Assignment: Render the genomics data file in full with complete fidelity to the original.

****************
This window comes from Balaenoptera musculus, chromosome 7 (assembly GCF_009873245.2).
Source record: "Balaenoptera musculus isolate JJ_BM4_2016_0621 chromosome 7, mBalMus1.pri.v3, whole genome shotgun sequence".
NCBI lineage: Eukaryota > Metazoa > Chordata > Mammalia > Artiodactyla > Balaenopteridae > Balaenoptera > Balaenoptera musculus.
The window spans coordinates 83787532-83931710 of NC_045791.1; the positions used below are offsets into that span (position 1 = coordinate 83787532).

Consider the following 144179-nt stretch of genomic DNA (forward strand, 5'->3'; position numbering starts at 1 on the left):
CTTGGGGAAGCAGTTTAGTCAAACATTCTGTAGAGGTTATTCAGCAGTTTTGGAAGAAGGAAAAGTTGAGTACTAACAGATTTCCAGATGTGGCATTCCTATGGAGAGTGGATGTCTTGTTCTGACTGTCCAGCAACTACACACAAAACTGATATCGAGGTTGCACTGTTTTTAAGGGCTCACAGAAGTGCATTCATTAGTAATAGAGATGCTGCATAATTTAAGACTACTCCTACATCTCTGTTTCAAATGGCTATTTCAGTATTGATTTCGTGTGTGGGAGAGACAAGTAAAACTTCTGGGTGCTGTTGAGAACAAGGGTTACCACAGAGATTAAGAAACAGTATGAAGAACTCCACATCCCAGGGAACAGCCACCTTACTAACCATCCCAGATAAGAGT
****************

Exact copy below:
This window comes from Balaenoptera musculus, chromosome 7 (assembly GCF_009873245.2).
Source record: "Balaenoptera musculus isolate JJ_BM4_2016_0621 chromosome 7, mBalMus1.pri.v3, whole genome shotgun sequence".
NCBI lineage: Eukaryota > Metazoa > Chordata > Mammalia > Artiodactyla > Balaenopteridae > Balaenoptera > Balaenoptera musculus.
The window spans coordinates 83787532-83931710 of NC_045791.1; the positions used below are offsets into that span (position 1 = coordinate 83787532).

Consider the following 144179-nt stretch of genomic DNA (forward strand, 5'->3'; position numbering starts at 1 on the left):
CTTGGGGAAGCAGTTTAGTCAAACATTCTGTAGAGGTTATTCAGCAGTTTTGGAAGAAGGAAAAGTTGAGTACTAACAGATTTCCAGATGTGGCATTCCTATGGAGAGTGGATGTCTTGTTCTGACTGTCCAGCAACTACACACAAAACTGATATCGAGGTTGCACTGTTTTTAAGGGCTCACAGAAGTGCATTCATTAGTAATAGAGATGCTGCATAATTTAAGACTACTCCTACATCTCTGTTTCAAATGGCTATTTCAGTATTGATTTCGTGTGTGGGAGAGACAAGTAAAACTTCTGGGTGCTGTTGAGAACAAGGGTTACCACAGAGATTAAGAAACAGTATGAAGAACTCCACATCCCAGGGAACAGCCACCTTACTAACCATCCCAGATAAGAGT